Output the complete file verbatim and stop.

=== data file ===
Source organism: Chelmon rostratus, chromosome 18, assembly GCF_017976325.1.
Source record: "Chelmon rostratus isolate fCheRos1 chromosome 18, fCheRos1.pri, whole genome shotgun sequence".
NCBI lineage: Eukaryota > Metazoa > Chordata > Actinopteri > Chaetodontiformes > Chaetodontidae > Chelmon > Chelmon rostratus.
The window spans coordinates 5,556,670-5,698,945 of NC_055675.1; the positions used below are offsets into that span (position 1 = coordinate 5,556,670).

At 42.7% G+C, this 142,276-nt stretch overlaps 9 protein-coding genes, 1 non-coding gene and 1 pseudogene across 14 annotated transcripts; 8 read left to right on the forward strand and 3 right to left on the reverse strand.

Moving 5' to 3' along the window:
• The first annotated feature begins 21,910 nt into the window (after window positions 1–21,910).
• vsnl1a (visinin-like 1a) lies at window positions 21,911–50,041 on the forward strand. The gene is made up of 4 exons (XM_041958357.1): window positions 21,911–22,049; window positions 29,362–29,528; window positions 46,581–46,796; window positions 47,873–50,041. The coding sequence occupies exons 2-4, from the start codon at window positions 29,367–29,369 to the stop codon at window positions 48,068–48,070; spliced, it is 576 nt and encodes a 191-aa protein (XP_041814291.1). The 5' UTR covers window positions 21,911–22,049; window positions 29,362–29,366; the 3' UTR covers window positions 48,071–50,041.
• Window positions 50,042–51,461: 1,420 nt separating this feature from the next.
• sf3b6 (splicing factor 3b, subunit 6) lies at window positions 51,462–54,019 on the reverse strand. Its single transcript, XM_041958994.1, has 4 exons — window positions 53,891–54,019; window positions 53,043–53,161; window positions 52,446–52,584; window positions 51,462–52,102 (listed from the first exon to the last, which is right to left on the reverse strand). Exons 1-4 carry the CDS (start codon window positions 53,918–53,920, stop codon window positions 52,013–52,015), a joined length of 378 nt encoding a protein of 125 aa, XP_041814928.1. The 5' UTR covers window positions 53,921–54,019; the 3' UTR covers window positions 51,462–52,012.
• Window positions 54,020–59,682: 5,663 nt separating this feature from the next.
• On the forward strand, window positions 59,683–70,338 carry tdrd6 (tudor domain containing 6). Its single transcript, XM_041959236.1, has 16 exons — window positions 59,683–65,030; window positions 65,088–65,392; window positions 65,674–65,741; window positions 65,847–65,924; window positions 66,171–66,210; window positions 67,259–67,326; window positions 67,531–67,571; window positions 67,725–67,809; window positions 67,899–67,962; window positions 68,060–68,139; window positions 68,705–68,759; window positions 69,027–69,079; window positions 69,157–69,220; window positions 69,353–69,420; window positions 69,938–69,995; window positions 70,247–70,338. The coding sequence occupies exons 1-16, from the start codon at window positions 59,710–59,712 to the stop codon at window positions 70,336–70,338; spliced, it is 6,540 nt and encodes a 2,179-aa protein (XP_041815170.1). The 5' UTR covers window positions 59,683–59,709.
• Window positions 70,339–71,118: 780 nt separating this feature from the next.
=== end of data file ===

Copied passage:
Source organism: Chelmon rostratus, chromosome 18, assembly GCF_017976325.1.
Source record: "Chelmon rostratus isolate fCheRos1 chromosome 18, fCheRos1.pri, whole genome shotgun sequence".
NCBI lineage: Eukaryota > Metazoa > Chordata > Actinopteri > Chaetodontiformes > Chaetodontidae > Chelmon > Chelmon rostratus.
The window spans coordinates 5,556,670-5,698,945 of NC_055675.1; the positions used below are offsets into that span (position 1 = coordinate 5,556,670).

At 42.7% G+C, this 142,276-nt stretch overlaps 9 protein-coding genes, 1 non-coding gene and 1 pseudogene across 14 annotated transcripts; 8 read left to right on the forward strand and 3 right to left on the reverse strand.

Moving 5' to 3' along the window:
• The first annotated feature begins 21,910 nt into the window (after window positions 1–21,910).
• vsnl1a (visinin-like 1a) lies at window positions 21,911–50,041 on the forward strand. The gene is made up of 4 exons (XM_041958357.1): window positions 21,911–22,049; window positions 29,362–29,528; window positions 46,581–46,796; window positions 47,873–50,041. The coding sequence occupies exons 2-4, from the start codon at window positions 29,367–29,369 to the stop codon at window positions 48,068–48,070; spliced, it is 576 nt and encodes a 191-aa protein (XP_041814291.1). The 5' UTR covers window positions 21,911–22,049; window positions 29,362–29,366; the 3' UTR covers window positions 48,071–50,041.
• Window positions 50,042–51,461: 1,420 nt separating this feature from the next.
• sf3b6 (splicing factor 3b, subunit 6) lies at window positions 51,462–54,019 on the reverse strand. Its single transcript, XM_041958994.1, has 4 exons — window positions 53,891–54,019; window positions 53,043–53,161; window positions 52,446–52,584; window positions 51,462–52,102 (listed from the first exon to the last, which is right to left on the reverse strand). Exons 1-4 carry the CDS (start codon window positions 53,918–53,920, stop codon window positions 52,013–52,015), a joined length of 378 nt encoding a protein of 125 aa, XP_041814928.1. The 5' UTR covers window positions 53,921–54,019; the 3' UTR covers window positions 51,462–52,012.
• Window positions 54,020–59,682: 5,663 nt separating this feature from the next.
• On the forward strand, window positions 59,683–70,338 carry tdrd6 (tudor domain containing 6). Its single transcript, XM_041959236.1, has 16 exons — window positions 59,683–65,030; window positions 65,088–65,392; window positions 65,674–65,741; window positions 65,847–65,924; window positions 66,171–66,210; window positions 67,259–67,326; window positions 67,531–67,571; window positions 67,725–67,809; window positions 67,899–67,962; window positions 68,060–68,139; window positions 68,705–68,759; window positions 69,027–69,079; window positions 69,157–69,220; window positions 69,353–69,420; window positions 69,938–69,995; window positions 70,247–70,338. The coding sequence occupies exons 1-16, from the start codon at window positions 59,710–59,712 to the stop codon at window positions 70,336–70,338; spliced, it is 6,540 nt and encodes a 2,179-aa protein (XP_041815170.1). The 5' UTR covers window positions 59,683–59,709.
• Window positions 70,339–71,118: 780 nt separating this feature from the next.